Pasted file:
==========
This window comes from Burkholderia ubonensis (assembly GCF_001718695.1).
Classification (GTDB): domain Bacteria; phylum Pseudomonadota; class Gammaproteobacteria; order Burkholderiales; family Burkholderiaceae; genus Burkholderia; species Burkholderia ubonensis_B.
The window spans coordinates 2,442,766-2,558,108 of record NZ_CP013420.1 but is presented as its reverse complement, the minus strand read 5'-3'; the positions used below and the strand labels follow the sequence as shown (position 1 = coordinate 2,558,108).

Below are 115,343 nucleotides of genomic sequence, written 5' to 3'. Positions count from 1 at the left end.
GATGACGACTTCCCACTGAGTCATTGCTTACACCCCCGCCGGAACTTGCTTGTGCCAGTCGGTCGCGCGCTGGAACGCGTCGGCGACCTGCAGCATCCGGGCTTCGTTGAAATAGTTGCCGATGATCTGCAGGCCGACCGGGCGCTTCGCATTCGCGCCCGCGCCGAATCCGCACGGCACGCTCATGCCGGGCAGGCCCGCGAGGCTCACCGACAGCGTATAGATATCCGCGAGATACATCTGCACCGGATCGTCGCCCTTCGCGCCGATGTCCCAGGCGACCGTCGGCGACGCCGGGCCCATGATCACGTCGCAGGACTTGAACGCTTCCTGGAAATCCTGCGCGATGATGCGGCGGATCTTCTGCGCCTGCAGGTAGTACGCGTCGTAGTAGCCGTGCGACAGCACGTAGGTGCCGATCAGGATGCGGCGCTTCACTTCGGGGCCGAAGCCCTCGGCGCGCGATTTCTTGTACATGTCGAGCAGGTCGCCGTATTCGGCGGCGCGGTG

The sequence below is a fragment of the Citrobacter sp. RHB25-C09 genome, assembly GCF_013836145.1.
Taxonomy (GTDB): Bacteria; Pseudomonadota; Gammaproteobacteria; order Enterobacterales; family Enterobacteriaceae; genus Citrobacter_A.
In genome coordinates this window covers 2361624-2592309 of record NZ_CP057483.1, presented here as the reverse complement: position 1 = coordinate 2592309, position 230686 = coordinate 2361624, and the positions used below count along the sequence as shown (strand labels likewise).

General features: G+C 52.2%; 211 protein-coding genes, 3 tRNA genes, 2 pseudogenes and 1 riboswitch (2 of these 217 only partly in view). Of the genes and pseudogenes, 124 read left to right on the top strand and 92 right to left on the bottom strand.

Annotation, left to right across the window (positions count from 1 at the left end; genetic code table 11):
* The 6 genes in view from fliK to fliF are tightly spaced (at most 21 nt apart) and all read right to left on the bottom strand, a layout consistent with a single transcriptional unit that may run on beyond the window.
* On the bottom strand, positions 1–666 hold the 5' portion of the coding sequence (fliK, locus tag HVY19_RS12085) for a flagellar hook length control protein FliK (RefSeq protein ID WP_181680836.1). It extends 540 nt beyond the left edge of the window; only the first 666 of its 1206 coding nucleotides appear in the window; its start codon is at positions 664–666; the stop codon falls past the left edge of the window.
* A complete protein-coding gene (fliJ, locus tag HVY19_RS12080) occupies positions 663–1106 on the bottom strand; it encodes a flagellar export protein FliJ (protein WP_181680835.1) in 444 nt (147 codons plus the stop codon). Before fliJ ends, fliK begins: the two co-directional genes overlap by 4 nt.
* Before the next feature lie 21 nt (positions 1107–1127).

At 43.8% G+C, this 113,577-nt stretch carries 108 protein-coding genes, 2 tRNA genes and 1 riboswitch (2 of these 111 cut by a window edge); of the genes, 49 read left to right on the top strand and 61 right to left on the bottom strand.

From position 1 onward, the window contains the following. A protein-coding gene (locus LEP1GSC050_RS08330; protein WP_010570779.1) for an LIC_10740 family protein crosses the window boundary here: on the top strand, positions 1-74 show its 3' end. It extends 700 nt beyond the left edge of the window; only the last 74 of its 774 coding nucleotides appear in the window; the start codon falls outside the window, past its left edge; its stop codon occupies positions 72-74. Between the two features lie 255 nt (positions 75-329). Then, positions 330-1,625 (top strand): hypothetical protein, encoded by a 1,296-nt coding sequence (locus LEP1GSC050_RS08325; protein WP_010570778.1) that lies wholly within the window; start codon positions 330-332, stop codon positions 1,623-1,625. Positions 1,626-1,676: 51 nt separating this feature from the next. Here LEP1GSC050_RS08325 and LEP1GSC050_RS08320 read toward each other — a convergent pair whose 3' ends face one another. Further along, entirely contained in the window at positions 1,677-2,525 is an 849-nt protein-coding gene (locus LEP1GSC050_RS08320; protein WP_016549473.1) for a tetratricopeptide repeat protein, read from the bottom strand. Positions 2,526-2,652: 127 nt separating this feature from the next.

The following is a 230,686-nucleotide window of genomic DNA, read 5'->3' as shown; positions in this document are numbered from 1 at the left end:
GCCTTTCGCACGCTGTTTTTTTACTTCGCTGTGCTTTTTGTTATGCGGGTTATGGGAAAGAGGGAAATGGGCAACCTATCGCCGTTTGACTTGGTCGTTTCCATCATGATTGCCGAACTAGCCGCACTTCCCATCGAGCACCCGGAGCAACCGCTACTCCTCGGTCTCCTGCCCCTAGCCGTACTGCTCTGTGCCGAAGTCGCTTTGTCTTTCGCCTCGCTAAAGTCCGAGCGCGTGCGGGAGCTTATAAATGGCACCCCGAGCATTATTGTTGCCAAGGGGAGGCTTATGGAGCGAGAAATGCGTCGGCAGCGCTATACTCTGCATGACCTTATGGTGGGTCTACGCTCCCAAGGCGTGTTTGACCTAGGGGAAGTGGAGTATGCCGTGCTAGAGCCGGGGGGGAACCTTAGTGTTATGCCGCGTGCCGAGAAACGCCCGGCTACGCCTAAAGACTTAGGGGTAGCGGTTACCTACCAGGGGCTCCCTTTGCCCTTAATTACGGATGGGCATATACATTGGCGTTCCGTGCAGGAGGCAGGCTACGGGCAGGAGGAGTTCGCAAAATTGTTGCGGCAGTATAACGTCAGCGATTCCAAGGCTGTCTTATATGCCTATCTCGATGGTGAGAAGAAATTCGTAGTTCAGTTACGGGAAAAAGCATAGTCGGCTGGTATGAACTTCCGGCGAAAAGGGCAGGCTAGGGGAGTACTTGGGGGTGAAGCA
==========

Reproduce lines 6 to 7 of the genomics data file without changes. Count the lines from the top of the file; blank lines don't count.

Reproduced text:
The sequence below is a fragment of the Citrobacter sp. RHB25-C09 genome, assembly GCF_013836145.1.
Taxonomy (GTDB): Bacteria; Pseudomonadota; Gammaproteobacteria; order Enterobacterales; family Enterobacteriaceae; genus Citrobacter_A.